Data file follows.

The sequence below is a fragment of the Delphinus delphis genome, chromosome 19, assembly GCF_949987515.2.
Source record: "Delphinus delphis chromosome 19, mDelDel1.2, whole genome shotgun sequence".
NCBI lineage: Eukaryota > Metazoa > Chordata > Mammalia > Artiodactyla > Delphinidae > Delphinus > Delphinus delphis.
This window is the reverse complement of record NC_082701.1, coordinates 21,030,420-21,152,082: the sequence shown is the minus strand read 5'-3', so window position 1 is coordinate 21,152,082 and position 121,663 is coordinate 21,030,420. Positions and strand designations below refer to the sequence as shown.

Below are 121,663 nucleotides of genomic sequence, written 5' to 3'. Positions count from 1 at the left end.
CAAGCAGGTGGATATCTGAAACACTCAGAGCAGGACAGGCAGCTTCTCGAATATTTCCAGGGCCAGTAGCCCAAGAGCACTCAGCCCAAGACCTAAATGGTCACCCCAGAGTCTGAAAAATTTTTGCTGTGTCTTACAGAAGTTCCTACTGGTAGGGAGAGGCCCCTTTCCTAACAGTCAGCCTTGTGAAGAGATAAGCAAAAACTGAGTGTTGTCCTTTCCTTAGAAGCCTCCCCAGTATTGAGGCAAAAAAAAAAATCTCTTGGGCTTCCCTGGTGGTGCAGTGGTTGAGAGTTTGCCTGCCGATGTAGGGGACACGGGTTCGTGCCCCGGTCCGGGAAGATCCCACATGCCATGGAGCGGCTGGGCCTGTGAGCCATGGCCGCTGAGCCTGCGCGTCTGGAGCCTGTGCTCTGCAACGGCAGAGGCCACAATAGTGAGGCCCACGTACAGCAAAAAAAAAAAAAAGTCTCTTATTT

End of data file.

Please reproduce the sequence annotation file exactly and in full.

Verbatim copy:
The sequence below is a fragment of the Delphinus delphis genome, chromosome 19, assembly GCF_949987515.2.
Source record: "Delphinus delphis chromosome 19, mDelDel1.2, whole genome shotgun sequence".
NCBI lineage: Eukaryota > Metazoa > Chordata > Mammalia > Artiodactyla > Delphinidae > Delphinus > Delphinus delphis.
This window is the reverse complement of record NC_082701.1, coordinates 21,030,420-21,152,082: the sequence shown is the minus strand read 5'-3', so window position 1 is coordinate 21,152,082 and position 121,663 is coordinate 21,030,420. Positions and strand designations below refer to the sequence as shown.

Below are 121,663 nucleotides of genomic sequence, written 5' to 3'. Positions count from 1 at the left end.
CAAGCAGGTGGATATCTGAAACACTCAGAGCAGGACAGGCAGCTTCTCGAATATTTCCAGGGCCAGTAGCCCAAGAGCACTCAGCCCAAGACCTAAATGGTCACCCCAGAGTCTGAAAAATTTTTGCTGTGTCTTACAGAAGTTCCTACTGGTAGGGAGAGGCCCCTTTCCTAACAGTCAGCCTTGTGAAGAGATAAGCAAAAACTGAGTGTTGTCCTTTCCTTAGAAGCCTCCCCAGTATTGAGGCAAAAAAAAAAATCTCTTGGGCTTCCCTGGTGGTGCAGTGGTTGAGAGTTTGCCTGCCGATGTAGGGGACACGGGTTCGTGCCCCGGTCCGGGAAGATCCCACATGCCATGGAGCGGCTGGGCCTGTGAGCCATGGCCGCTGAGCCTGCGCGTCTGGAGCCTGTGCTCTGCAACGGCAGAGGCCACAATAGTGAGGCCCACGTACAGCAAAAAAAAAAAAAAGTCTCTTATTT